By: Raktim Debnath
A few weeks ago we talked about the ‘Internet of Things.’ This time we are going to tell you about Li-Fi which will play a very essential role in turning ‘Internet of Things’ into reality.
Li-Fi (Light Fidelity) is wireless communication technology fairly similar to Wi-Fi. This term was first introduced by Harald Haas, a professor of University of Edinburgh. Li-Fi uses visible light waves that we get from our everyday LED bulbs instead of radio waves which is used by Wi-Fi.
The best thing about Li-Fi is that it can deliver internet access more than 100 times faster than the traditional Wi-Fi that we used these days. Its speed can reach up to 1Gbps (gigabit per second).
The reason that it can achieve such enormous speed is because it utilizes light. Light can transfer data at a much faster rate and also in a concentrated area. The data is transferred through very subtle and quick change in frequency of the light which is undetectable to human eye.
So all you need to set up is a Li-Fi is a standard LED bulb, an internet connection and a special receiver.
Another advantage of it is that it will provide a higher degree of privacy as visible light cannot penetrate walls. So it will be almost impossible for anyone from outside of the room to access your internet unless he/she is in direct contact with the light.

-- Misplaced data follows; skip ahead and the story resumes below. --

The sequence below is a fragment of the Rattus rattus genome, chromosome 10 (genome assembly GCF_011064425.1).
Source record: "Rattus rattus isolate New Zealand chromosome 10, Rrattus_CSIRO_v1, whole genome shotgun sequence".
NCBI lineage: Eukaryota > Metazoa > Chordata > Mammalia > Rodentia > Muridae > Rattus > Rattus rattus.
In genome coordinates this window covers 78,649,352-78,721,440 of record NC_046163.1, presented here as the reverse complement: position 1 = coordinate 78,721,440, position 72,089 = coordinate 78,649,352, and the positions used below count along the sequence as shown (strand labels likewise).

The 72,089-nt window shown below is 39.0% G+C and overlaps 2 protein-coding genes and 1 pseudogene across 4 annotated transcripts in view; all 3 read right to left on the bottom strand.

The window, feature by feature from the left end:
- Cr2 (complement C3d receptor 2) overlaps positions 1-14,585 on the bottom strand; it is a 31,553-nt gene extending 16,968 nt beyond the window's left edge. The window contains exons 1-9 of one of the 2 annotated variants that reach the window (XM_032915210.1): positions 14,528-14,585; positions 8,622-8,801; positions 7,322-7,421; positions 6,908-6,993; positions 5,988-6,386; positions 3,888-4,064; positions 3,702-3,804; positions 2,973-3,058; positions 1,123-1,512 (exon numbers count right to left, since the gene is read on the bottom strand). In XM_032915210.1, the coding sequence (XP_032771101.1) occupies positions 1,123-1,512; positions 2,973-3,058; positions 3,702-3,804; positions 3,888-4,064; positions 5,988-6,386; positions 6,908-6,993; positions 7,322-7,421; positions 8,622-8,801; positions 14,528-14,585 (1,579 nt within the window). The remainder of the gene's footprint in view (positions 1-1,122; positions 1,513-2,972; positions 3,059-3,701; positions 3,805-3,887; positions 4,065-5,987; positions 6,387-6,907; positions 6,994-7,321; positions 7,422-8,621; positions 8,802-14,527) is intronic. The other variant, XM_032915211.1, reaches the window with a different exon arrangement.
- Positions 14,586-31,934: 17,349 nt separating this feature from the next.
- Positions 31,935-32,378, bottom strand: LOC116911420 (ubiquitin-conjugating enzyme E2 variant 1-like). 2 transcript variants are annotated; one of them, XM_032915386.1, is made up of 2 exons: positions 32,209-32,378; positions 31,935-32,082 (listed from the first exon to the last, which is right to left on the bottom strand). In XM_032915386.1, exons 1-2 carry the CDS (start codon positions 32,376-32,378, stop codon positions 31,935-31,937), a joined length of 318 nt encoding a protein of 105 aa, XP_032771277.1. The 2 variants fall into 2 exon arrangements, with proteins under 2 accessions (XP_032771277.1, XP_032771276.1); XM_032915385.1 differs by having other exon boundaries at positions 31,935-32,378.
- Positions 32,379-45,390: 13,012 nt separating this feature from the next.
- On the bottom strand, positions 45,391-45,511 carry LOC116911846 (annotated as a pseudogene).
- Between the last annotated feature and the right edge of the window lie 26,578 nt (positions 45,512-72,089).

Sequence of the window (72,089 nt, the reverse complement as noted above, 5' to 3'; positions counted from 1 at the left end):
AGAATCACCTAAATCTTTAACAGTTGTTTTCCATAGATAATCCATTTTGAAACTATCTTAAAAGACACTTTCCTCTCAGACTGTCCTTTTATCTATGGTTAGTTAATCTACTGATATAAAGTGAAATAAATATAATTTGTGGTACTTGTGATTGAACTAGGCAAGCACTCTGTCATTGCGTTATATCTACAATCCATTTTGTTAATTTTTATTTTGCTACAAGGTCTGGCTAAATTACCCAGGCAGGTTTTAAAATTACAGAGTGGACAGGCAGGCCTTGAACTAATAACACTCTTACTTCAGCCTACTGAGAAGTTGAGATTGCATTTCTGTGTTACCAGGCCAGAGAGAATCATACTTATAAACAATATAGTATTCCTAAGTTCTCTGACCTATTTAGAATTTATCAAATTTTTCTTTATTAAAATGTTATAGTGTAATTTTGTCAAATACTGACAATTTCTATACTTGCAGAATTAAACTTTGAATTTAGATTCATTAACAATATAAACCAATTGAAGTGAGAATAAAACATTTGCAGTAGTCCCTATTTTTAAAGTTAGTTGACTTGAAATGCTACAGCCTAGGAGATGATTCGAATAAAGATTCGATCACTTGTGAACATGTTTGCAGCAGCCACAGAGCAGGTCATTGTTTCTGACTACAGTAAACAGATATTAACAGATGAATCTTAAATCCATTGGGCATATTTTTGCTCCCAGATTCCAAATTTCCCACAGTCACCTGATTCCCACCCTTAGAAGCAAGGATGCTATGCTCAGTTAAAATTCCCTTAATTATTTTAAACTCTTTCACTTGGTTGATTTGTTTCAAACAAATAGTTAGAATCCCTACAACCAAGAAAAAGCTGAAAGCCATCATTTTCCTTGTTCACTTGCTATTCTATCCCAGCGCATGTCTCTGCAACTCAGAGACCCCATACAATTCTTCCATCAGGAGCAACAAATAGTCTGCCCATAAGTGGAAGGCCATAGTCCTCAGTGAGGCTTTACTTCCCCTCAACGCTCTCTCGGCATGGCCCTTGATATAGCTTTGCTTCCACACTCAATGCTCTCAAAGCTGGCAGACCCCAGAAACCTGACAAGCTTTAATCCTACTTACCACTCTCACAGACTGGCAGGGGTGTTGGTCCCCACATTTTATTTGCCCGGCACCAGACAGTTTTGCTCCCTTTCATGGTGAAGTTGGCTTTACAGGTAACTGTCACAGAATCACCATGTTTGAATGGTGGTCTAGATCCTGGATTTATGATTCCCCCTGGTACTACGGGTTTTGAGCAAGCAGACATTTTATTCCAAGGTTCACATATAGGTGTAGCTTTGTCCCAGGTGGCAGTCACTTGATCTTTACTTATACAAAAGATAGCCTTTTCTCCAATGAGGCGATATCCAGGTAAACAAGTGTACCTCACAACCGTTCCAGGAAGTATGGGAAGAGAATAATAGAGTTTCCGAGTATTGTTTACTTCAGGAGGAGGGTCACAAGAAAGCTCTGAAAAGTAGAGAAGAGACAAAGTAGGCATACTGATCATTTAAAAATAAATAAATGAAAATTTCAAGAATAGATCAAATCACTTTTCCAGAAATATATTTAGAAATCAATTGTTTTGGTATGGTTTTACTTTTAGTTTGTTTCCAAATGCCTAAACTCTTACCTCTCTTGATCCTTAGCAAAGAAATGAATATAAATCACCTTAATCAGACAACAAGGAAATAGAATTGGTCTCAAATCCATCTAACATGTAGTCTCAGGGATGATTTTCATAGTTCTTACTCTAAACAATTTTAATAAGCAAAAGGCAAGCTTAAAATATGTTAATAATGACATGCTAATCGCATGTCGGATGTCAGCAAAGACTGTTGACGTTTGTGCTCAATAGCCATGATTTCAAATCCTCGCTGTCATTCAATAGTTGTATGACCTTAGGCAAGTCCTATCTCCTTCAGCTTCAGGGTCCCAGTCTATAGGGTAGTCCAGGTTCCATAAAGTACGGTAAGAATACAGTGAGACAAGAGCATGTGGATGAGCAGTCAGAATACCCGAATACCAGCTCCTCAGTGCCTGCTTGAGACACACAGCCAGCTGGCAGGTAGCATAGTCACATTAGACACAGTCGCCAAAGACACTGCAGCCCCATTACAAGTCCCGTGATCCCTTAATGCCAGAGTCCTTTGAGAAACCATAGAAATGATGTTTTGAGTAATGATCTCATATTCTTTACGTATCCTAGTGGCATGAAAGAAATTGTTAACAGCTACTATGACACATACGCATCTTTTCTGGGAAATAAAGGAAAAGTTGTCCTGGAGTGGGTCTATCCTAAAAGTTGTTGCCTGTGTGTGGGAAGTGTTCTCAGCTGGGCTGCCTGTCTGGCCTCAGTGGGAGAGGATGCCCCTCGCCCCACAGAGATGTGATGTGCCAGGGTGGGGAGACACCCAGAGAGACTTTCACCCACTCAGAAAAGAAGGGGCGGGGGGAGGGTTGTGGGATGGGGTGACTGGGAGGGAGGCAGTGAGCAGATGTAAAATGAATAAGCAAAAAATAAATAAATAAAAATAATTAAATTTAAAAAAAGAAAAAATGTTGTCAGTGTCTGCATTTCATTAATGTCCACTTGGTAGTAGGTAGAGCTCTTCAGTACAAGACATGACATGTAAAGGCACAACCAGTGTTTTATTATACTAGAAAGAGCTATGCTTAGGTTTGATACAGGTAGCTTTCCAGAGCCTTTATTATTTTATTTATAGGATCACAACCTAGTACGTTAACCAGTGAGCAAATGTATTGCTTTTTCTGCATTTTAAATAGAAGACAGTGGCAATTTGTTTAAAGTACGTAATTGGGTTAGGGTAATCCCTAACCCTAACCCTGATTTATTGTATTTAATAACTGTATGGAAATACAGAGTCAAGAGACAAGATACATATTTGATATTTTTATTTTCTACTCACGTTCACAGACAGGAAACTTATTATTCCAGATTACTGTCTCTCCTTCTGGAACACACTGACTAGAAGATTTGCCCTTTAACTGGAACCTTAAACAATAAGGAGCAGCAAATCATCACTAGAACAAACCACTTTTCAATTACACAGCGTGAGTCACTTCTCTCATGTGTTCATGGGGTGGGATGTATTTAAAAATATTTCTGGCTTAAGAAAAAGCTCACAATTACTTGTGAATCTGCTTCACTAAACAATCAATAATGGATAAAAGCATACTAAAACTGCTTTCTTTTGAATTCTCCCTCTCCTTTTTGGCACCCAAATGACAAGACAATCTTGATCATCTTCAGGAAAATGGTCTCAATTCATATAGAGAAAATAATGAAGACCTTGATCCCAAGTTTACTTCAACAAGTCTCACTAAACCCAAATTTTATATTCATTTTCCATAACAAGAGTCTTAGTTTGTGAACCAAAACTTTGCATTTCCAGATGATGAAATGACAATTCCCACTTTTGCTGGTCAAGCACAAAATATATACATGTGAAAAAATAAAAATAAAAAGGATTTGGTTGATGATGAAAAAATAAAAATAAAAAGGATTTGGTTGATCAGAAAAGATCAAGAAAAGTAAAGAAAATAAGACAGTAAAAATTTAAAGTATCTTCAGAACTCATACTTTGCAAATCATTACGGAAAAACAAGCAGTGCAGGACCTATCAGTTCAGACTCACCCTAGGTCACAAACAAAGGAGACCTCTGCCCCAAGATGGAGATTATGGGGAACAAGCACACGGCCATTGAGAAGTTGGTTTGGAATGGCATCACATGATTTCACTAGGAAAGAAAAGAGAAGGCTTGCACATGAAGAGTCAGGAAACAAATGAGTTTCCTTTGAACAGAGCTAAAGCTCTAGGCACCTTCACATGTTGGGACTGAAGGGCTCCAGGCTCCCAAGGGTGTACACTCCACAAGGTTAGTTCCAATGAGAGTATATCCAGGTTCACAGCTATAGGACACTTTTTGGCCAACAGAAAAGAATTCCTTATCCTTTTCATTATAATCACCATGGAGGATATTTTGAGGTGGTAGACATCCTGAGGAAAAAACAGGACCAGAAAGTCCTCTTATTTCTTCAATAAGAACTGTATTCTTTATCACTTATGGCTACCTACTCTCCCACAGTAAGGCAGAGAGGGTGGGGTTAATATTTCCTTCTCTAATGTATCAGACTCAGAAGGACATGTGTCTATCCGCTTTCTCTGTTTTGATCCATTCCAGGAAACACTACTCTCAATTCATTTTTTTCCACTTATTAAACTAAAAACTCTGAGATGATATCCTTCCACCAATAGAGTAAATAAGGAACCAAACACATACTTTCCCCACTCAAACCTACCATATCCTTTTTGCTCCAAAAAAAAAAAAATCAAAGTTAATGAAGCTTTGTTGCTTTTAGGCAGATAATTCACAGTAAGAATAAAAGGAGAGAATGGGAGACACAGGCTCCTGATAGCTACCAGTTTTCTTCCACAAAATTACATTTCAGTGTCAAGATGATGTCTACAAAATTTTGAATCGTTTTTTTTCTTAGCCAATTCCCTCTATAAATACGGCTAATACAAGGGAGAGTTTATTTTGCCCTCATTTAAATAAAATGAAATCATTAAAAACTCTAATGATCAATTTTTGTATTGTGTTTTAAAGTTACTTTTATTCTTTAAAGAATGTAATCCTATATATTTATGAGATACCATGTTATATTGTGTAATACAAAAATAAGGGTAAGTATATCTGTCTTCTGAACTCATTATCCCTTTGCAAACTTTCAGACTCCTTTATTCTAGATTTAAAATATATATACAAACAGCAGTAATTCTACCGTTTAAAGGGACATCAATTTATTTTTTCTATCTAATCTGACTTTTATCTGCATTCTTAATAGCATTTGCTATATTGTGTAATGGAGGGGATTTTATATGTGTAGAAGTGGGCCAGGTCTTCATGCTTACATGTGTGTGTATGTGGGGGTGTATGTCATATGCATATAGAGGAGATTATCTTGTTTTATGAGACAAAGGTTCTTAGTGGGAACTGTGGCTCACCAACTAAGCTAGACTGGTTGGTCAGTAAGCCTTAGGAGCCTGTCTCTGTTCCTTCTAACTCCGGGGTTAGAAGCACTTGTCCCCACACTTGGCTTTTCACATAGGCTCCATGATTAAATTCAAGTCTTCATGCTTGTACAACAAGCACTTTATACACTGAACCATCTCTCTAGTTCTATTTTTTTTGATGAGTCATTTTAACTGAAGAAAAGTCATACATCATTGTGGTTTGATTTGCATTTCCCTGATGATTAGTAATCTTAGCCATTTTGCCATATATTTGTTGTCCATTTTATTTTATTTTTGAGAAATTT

Li-Fi also uses inexpensive LED bulbs so it will also be very easy to turn the Wi-Fi hotspots into Li-Fi hotspots and it will also consume less energy than Wi-Fi making it much more energy-efficient system.
Very recently this internet access system was commercially tested in the Estonian capital Tallinn with great success. They were able to achieve speed of 1 Gbps which is still 100 times faster than the 100 Mbps superfast internet of South Korea.
Tests in Oxford University has shown the potential speed of Li-Fi to be up to 224Gbps. This means you can download 18 movies of 1.5 GB in just 1 second!
Now this means we will soon experience cheap, sustainable and superfast internet which will easily make the ‘Internet of Things’ a reality by connecting out everyday objects with each other through data transfer.